It became essential to develop a technique that was both efficient and cost effective and in 2014, a team composed by the IRD, the CRIOBE and the Vanuatu Fisheries Department developed a new injectable solution based on natural acid: lime juice.
Extracted from the fruit of Citrus aurantifolia, the juice contains a high percentage of citric acid and has never been tested on the Acanthaster before. This tree has a huge advantage as it is present throughout the Pacific. Harvesting its fruit will always be easy and cheap. At the same time, vinegar was also tested, all these experiments taking place in Vanuatu. Various parameters were measured such as quantities, number of injections and solutions used. For each treatment, 32 individuals were collected and injected; a total of 256 starfish. The best results were achieved with 20ml of lime juice injected twice into the starfish. The team observed 100% mortality within 21 hours. The same numbers were observed with vinegar, with a 100% efficiency and mortality under 23 hours. The potential of this method has been confirmed by both an in situ and a laboratory comparative test, and similar results were obtained regardless of whether the environment was artificial or not.
The team didn’t stop there and their experiments were coupled with a thorough analysis of the starfish’s immune system. Due to its uncontrollable nature, triggering a disease in this species would be undesirable. The analysis of the immune functions showed that the treatment does not cause a disease but a disruption of their internal pH.
Although this technique of regulation is only a short-term answer for a phenomenon for which causes are yet to be clarified, its efficiency is gaining popularity. The lime juice injections are becoming a small revolution that could give communities the chance to eliminate a thousand Acanthasters with only 10 to 20 litres of lime juice or vinegar, all of that without harming the ecosystem. The only real cost is that of the injection guns: the lime itself only needs to be harvested, squeezed and filtered. Citric acid or acetic acid in powder, which is easier to transport, could also be considered.
The Vanuatu Department of Fisheries is currently working on a way to intervene at any location, training groups of ‘vigilantes’, locals on the lookout for any outbreak, and using this new method to protect our reefs.
In Vanuatu, COT have already started going on a rampage. They have been spotted in high numbers on Aore and off the coast of Santo, in Crab Bay, Malekula, Emae and Emao and around Efate. The outbreaks may have been stopped in time but the reefs still suffered some loss.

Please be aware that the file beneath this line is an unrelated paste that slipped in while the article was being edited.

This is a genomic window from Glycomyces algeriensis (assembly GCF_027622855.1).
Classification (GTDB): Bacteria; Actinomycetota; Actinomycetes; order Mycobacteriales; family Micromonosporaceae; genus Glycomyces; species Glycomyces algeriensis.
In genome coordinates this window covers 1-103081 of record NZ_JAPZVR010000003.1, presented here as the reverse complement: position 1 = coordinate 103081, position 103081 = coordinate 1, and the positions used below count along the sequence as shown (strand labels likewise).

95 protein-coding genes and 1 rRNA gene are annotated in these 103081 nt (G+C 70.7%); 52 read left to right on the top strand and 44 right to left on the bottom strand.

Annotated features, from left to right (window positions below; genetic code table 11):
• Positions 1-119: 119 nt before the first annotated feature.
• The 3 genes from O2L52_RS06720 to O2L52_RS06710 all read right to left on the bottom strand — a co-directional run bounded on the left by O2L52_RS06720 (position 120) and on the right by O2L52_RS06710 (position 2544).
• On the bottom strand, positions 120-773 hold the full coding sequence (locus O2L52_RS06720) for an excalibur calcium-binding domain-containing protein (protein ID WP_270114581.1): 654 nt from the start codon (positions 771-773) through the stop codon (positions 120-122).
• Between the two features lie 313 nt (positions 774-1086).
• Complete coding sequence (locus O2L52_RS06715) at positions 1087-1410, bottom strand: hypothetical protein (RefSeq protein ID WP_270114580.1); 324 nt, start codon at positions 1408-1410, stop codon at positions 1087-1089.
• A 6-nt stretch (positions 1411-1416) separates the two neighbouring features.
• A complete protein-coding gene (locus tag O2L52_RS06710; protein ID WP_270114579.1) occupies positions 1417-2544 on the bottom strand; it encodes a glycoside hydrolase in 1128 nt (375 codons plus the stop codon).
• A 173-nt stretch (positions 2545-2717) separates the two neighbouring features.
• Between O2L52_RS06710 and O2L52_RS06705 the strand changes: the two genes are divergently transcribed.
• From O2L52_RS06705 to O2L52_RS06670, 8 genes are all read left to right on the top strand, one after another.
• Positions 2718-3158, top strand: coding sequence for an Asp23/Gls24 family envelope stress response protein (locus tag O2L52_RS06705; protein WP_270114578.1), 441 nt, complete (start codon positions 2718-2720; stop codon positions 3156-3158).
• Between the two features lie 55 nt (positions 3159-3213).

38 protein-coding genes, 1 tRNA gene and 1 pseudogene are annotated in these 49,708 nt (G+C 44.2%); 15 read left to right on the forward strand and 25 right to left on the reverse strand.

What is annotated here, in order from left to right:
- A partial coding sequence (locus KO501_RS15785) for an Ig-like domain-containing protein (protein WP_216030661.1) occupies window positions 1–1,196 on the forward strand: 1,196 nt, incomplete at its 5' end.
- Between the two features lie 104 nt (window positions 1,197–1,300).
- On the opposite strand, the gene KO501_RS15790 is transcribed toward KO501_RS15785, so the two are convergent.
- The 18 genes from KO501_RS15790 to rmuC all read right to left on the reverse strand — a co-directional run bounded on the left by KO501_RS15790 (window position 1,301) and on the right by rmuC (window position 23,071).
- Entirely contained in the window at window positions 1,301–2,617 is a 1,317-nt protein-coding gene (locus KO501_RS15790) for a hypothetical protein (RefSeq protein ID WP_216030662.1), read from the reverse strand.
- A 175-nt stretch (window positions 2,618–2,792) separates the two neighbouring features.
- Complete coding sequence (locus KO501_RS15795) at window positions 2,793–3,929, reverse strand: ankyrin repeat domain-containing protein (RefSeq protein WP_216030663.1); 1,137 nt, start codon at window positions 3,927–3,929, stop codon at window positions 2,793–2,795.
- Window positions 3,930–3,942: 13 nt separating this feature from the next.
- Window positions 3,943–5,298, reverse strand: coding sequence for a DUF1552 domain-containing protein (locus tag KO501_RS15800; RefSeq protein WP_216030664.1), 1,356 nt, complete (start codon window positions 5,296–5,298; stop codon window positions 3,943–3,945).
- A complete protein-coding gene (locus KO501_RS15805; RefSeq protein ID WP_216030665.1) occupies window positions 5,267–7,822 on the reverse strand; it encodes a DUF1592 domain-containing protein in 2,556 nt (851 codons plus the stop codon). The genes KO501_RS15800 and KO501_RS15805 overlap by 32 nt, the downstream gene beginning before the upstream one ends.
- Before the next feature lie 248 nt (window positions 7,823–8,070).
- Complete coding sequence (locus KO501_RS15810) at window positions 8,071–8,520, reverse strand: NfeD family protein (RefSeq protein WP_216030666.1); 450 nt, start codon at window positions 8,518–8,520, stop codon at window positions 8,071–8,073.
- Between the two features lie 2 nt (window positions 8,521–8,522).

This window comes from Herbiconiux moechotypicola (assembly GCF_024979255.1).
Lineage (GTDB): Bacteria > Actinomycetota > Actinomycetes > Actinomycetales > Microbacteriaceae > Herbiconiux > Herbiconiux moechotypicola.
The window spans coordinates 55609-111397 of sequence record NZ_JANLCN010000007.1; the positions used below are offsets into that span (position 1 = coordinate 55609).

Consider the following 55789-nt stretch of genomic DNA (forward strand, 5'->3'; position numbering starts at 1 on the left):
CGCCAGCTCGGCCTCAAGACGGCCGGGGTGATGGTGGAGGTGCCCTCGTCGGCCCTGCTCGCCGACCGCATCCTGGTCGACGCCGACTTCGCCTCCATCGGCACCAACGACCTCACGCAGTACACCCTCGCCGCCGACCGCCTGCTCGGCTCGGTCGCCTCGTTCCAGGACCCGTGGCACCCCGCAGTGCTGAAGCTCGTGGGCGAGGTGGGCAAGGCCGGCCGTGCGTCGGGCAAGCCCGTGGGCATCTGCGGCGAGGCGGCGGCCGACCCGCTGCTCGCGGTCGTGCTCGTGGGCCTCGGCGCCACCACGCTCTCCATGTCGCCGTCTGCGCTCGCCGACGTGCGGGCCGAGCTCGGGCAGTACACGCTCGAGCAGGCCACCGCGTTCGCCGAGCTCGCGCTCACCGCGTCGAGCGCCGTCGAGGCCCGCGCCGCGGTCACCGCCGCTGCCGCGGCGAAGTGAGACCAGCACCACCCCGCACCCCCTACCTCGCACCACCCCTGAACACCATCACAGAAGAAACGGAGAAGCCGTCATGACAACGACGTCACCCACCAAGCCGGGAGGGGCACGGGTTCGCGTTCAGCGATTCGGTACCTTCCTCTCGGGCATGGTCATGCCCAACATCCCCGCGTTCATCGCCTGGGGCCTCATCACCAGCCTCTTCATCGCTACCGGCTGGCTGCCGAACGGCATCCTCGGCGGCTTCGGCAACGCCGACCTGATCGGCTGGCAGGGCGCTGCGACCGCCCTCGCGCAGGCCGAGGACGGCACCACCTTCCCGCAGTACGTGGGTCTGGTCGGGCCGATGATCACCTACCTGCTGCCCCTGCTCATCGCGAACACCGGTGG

An undetected outbreak could bloom anywhere, and have devastating consequences if it remains unseen.
It doesn’t take a background in Marine Biology to help, more like a pair of fins and a snorkel. Well aware of the challenge presented by the wide-spread islands of Vanuatu, the IRD and the Fisheries Department have come up with a solution to map the outbreaks: an interactive map that is called Oreanet. Available on the Fisheries’ website and as a mobile app, anyone can pinpoint where they saw these starfish on a map. You will need to count the starfish found in 1sqm, and record how far you swam. It is a very simple method that could effectively save a reef and a whole community. In the end, the goal is not to find as many starfish as possible – on the contrary, zero is of course, the best outcome. If you find any, go to https://fisheries.gov.vu/ and/or contact the Fisheries Department.
Story and photography by Gregoire Moutardier with the collaboration of Jayven Ham and Pascal Dumas.
Grégoire Moutardier arrived in Vanuatu in 2014 with the IRD. At the Fisheries Department, his master thesis on Crown-of-thorns starfish lead to the Franco-Vanuatu discovery of lime juice injection. Now he is the manager of Okeanos Vanuatu, a traditional sailing boat (vaka) using only renewable energy. The vaka is used for disaster relief, eco tourism and occasional COT surveys.
Jayven Ham, from Malekula, has been a fisheries biologist at the Fisheries Department of Vanuatu for the last 10 years. He is an expert in marine protected areas, trochus, sea cucumbers, giant clams and crown-of-thorns starfish. He was part of the team that studied the efficiency of hand-removal of COTs and the lime injection experiments.
As a research scientist for IRD (French National Research Institute for Sustainable Development), Dr. Pascal Dumas has conducted research on tropical coastal ecosystems for the past 15 years. He is the coordinator of the COT monitoring initiative OREANET (Oceania Regional Acanthaster Network) and coordinates research on community-based management of coastal resources with the Vanuatu Fisheries Department.